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By GCN Staff

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Dirty restuarant kitchen

Cities partner with Yelp to post restaurant health ratings

California, always in the forefront of avant-garde health fads, has a new San Francisco treat, this one aided by hometown tech company Yelp, a provider of online reviews and directories.

San Francisco Mayor Ed Lee last week announced a partnership with Yelp to link the city's restaurant health score data with the Yelp restaurant review website, according to GovTech.

Yelp and tech teams from San Francisco and New York created the Local Inspector Value-Entry Specification (LIVES)  software for city health departments and other inspection officials to upload health inspection scores to the Yelp database.

The process has started with some San Francisco restaurants’ health inspection scores available online, with health scores for the rest of the city’s restaurants expected to be posted within the next couple of weeks, said Jay Nath, the city's chief innovation officer, in an announcement from the city.  Data from New York City is expected to be added in coming weeks and Philadelphia and other cities could follow, he said.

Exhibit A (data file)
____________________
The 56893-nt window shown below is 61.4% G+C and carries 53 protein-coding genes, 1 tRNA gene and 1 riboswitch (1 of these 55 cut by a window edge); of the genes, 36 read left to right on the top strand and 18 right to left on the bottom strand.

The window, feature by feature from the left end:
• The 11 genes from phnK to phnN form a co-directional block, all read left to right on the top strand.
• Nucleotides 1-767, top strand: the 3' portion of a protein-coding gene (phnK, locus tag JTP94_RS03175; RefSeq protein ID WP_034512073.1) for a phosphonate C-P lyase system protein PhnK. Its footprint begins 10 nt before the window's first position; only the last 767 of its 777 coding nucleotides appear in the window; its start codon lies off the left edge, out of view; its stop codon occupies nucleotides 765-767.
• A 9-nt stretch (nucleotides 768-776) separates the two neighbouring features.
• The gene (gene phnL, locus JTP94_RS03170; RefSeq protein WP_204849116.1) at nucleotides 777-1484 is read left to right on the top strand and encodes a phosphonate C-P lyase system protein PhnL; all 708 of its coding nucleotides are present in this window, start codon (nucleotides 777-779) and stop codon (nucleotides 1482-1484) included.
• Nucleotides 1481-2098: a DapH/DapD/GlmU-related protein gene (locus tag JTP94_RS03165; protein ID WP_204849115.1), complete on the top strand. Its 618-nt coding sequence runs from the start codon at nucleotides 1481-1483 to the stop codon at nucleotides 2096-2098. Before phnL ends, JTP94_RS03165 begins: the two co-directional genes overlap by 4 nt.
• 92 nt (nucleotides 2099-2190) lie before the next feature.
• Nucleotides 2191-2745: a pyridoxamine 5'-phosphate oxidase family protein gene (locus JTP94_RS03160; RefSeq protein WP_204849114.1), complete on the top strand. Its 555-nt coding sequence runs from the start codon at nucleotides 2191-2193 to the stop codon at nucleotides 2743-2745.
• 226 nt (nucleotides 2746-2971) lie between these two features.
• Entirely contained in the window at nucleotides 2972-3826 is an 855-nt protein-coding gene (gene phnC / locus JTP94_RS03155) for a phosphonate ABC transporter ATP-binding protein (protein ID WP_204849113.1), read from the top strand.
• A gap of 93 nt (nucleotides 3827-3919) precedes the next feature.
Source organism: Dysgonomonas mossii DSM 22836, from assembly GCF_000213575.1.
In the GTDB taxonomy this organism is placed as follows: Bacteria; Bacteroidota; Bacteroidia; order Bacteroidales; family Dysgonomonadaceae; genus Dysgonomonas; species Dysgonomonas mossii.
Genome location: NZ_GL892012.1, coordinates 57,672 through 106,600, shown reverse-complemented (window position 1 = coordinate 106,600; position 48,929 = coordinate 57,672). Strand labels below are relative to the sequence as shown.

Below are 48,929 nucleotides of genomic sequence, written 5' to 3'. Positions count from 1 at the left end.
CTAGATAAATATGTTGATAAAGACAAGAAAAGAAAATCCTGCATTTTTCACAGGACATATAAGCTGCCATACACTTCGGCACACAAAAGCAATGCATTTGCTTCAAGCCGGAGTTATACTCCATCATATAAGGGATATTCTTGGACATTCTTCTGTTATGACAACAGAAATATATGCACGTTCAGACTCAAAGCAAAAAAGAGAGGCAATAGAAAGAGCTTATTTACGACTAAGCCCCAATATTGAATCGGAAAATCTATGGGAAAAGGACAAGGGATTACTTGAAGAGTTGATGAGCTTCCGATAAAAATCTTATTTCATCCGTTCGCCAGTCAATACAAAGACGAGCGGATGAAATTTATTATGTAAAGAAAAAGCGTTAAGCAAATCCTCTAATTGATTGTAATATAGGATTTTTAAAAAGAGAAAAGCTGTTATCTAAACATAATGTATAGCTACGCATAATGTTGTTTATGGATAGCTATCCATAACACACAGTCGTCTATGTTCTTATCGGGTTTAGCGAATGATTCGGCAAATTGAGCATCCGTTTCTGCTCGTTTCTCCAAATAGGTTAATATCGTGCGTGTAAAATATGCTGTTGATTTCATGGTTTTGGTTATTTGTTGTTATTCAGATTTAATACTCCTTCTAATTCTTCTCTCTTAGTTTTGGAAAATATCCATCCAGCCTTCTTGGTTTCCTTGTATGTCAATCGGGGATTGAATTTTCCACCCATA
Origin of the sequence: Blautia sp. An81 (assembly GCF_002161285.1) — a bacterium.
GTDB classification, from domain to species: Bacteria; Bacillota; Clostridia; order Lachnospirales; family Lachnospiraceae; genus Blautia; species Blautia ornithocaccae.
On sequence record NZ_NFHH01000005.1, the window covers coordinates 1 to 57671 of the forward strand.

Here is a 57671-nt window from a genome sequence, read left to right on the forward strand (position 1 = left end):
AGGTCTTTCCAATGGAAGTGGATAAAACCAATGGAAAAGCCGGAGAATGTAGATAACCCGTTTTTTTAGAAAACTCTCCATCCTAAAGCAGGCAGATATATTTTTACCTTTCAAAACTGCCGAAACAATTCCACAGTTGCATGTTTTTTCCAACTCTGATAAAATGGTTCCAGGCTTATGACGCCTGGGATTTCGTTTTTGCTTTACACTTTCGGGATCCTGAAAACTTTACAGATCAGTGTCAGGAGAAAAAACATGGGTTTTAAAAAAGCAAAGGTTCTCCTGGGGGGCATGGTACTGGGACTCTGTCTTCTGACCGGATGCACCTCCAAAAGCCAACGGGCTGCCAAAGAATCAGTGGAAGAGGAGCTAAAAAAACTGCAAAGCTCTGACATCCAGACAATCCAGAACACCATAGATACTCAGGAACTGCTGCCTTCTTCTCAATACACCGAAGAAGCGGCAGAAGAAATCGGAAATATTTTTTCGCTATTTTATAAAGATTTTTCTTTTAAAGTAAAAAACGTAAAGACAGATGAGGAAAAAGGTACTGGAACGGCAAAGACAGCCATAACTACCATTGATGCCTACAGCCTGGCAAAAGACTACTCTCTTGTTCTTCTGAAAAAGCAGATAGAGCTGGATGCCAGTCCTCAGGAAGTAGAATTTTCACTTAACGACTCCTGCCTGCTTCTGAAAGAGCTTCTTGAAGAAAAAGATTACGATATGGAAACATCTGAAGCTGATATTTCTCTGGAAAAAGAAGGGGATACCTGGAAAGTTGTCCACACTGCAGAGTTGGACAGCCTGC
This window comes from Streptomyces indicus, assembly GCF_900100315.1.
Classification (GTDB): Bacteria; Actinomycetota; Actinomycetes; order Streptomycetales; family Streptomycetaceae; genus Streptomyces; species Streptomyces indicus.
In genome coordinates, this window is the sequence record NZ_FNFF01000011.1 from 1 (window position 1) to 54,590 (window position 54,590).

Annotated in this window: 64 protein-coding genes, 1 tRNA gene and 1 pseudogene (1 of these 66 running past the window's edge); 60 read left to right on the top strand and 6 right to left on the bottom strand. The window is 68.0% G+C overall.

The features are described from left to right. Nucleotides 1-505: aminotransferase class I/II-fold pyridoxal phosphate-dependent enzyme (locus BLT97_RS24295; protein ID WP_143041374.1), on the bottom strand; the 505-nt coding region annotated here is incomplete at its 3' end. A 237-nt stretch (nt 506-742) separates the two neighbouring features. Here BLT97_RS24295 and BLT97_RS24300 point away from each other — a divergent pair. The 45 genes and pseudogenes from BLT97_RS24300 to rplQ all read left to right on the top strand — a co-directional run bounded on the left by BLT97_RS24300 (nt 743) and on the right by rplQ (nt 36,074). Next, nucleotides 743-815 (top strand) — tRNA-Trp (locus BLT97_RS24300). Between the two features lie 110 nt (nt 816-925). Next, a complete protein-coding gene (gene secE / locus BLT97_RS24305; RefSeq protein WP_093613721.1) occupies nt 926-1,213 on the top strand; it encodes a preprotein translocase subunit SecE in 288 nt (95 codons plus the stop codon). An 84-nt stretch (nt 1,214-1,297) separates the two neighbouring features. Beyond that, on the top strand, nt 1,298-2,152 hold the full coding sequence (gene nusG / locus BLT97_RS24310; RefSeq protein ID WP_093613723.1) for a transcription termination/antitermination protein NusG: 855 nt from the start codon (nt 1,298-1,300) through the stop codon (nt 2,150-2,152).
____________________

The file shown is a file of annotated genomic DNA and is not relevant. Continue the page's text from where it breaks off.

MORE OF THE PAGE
“By making often hard-to-find government information more widely available to innovative companies like Yelp, we can make government more transparent and improve public health outcomes for our residents through the power of technology,” Lee said in a prepared statement. The mayor also chairs the U.S. Conference of Mayors Technology and Innovation Task Force.

Lee and Yelp want the restaurant health ratings system eventually to become part of the LIVES nationwide open data standard that will be open to all cities on a voluntary basis.

Posted by David Hubler on Jan 23, 2013 at 9:39 AM


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